No more funding for Confederate symbols


U.S. Rep. Adriano Espaillat is trying once again to ensure no federal monies pay for Civil War-era hate symbols, re-introducing his No Funding for Confederate Symbols Act.

If passed, the bill is intended to prohibit federal funds from being used to create, maintain or display any Confederate symbol on federal public land. That would include highways, parks, subways, federal building, military bases or streets.

“The Confederate battle flag remains one of the most intractable symbols from the darkest chapter of U.S. history, representing racism, slavery, the oppression of African Americans,” Espaillat said, in a release.

“As we mark the fourth year since the violence and death that occurred in Charlottesville, Virginia, and as we witnessed the attack at the U.S. Capitol earlier this year, we reaffirm our commitment to combating white-supremacist ideologies, and efforts to memorialize white nationalist screed. These sentiments are manifest in Confederate symbols that remain present to this day, and their continued presence only further inflame our country as inspiration to stoke division, fear and hate.”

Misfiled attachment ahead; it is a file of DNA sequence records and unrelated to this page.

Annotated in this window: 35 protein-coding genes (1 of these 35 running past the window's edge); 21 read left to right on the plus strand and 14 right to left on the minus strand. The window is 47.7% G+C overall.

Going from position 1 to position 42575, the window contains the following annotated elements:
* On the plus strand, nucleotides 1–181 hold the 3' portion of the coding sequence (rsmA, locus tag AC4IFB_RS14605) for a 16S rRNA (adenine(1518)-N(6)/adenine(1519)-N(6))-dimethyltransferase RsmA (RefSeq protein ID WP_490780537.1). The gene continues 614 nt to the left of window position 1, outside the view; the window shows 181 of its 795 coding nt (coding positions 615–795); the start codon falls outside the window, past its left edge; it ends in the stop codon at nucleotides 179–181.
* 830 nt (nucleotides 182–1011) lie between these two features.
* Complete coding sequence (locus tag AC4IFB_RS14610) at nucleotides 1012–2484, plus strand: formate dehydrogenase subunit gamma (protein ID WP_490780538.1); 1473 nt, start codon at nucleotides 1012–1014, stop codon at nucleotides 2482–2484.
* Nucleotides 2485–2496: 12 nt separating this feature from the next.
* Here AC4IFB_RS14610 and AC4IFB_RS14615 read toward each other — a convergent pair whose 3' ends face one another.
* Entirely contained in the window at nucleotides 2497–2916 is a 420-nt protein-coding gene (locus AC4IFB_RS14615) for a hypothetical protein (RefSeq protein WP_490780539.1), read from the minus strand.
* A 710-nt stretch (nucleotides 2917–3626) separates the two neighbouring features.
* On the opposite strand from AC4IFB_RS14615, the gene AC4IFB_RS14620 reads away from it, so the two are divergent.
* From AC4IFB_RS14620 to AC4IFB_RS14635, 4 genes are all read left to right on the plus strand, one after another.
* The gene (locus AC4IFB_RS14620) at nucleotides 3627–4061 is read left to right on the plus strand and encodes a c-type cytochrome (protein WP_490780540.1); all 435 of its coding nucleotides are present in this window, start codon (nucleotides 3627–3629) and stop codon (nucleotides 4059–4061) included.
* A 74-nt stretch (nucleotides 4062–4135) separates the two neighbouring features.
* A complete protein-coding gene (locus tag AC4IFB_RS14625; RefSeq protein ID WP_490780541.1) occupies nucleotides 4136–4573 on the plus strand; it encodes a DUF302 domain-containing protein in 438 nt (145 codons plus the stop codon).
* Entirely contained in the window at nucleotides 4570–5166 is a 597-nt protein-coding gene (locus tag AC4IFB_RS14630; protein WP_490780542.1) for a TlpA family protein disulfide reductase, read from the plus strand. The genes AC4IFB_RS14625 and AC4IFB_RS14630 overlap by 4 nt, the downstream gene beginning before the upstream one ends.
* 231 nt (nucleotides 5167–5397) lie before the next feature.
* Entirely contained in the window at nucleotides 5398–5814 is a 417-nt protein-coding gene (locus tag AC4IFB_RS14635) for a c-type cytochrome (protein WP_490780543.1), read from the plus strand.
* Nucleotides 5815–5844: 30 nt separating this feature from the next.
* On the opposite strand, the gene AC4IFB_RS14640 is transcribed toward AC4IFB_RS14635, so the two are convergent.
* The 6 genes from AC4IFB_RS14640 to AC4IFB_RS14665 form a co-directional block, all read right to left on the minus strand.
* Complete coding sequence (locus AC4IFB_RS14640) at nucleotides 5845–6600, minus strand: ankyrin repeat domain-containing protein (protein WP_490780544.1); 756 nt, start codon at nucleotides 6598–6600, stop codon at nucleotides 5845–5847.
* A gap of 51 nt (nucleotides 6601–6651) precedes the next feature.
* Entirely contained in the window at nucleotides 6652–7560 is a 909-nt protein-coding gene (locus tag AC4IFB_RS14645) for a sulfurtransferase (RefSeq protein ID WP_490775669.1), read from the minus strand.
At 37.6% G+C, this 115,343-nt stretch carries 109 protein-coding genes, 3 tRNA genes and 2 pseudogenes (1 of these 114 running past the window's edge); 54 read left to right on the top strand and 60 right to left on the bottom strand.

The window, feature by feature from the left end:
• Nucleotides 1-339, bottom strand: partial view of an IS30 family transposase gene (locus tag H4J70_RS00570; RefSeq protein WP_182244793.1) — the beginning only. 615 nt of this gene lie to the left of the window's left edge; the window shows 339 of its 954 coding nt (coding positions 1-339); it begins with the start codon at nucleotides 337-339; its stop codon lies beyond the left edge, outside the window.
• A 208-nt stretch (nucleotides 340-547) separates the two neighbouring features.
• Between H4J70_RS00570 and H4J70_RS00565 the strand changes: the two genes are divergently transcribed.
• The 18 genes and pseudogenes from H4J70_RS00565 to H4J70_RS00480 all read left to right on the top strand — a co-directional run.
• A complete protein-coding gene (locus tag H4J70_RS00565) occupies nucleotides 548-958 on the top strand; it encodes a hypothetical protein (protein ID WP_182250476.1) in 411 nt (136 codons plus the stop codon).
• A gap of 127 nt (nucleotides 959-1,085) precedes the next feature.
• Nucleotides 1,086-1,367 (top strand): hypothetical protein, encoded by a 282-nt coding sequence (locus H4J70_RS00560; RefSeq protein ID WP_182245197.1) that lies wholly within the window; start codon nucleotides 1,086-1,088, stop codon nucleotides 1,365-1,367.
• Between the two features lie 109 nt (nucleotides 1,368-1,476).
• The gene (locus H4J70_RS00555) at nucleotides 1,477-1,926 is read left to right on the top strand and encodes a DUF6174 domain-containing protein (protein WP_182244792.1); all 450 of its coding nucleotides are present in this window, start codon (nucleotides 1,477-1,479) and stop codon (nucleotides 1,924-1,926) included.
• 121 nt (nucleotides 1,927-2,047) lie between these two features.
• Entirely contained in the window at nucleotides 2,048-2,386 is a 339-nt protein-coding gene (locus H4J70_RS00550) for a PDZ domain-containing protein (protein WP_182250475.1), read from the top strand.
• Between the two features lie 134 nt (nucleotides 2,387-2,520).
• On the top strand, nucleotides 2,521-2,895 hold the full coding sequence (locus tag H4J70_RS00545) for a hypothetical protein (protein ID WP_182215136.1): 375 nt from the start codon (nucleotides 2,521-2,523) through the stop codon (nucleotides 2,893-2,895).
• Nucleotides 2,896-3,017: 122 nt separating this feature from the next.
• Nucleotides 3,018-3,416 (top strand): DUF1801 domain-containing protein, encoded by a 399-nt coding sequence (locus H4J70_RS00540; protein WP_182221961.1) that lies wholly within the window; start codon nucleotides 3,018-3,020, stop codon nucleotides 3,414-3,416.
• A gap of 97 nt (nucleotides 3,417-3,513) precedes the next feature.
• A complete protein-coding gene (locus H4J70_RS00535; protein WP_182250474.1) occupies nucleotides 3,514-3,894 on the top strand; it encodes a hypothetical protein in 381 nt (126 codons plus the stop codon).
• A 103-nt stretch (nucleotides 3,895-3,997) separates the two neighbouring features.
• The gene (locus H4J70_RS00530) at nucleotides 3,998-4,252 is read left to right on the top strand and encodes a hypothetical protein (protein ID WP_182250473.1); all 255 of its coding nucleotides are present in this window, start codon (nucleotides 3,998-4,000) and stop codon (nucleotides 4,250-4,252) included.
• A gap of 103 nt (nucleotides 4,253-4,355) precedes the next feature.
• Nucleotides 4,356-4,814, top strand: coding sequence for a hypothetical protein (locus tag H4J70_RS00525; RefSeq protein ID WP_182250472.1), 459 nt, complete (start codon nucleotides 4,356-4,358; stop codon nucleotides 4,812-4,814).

Espaillat is joined by Pennsylvania Democrat U.S. Rep. Dwight Evans.

The two introduced the bill in the last session with more than 100 co-sponsors, only to watch it die in committee. Its backers included nearly all of the New York delegation, like former U.S. Rep. Eliot Engel.

“After the cold-blooded racist murders in a Charleston church in 2015 and at a Charlottesville rally in 2017 — followed by the Capitol riot in 2021 — there should be no question that the Confederate flag is strongly associated with hate and violence stoked by racists and white supremacists,” Evans said, in a release.

“It is an insult to African Americans — and all Americans — to have our tax dollars used to create, maintain or display Confederate symbols on federal property.”